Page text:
NASA's Solar Dynamics Observatory has noticed flare after powerful flare in the last week, including one on September 6 that was the most massive solar flare in over a decade. In total, seven flares have been spotted in the last week, two of which were nearly as impressive as the record-setter.
"The X9.3 flare was the largest flare so far in the current solar cycle, the approximately 11-year-cycle during which the sun's activity waxes and wanes," a NASA statement reads.
Solar flares occur when the sun's magnetic field is twisted into knots by the movement of superheated plasma around the sun's surface. This causes releases of spikes of energy that make the sun emit jets of plasma and ionized particles.
The sun is also on a 11-year cycle where solar activity slowly increases and then decreases. The nadir of the cycle, when sunspot activity is at its lowest, is known as the solar minimum. The most recent cycle began in 2008 and will last until 2019.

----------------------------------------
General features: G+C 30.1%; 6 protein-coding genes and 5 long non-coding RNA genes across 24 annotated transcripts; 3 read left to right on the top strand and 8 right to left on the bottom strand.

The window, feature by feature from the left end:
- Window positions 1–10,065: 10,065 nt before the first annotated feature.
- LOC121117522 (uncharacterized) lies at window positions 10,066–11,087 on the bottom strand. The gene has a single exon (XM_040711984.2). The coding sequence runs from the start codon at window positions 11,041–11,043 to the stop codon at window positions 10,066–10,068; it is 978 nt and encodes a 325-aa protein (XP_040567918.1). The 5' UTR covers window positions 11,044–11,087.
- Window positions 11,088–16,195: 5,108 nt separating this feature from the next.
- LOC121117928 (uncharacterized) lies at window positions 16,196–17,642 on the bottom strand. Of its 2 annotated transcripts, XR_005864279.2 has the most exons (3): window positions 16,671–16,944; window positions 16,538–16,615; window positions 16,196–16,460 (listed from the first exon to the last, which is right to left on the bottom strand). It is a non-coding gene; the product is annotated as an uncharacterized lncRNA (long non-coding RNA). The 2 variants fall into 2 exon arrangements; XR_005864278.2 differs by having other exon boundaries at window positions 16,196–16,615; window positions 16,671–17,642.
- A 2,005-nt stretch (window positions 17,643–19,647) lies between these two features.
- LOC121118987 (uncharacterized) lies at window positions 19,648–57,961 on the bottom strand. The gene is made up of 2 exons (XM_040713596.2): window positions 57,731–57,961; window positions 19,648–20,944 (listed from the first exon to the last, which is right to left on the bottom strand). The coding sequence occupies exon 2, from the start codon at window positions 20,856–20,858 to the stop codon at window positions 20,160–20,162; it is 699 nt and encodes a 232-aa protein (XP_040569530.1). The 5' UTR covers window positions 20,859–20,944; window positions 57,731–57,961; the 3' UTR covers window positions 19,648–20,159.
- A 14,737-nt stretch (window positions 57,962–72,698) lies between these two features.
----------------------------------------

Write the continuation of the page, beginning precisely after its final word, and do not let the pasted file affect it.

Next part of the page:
"The current solar cycle began in December 2008, and is now decreasing in intensity and heading toward solar minimum. This is a phase when such eruptions on the sun are increasingly rare, but history has shown that they can nonetheless be intense," continued the NASA statement.
Despite the solar minimum being in sight, the sun has been more active in the past couple weeks than it has been in a very long time. The September 6 flare was by far the largest of the solar cycle — the equivalent of a blizzard in the dog days of summer.
The September 6 sunspots disrupted high-frequency radio signals on Earth for over one hour on the side of our planet that was facing the sun during the emission. Solar storms, which can emit billions of megatons of energy, could conceivably cause enormous damage to Earth if our planet's magnetic field interacts heavily with it as they can knock out electrical systems and cause blackouts worldwide.
Solar storms are also responsible for auroras, which usually only appear near Earth's poles where Earth's magnetic field is strongest.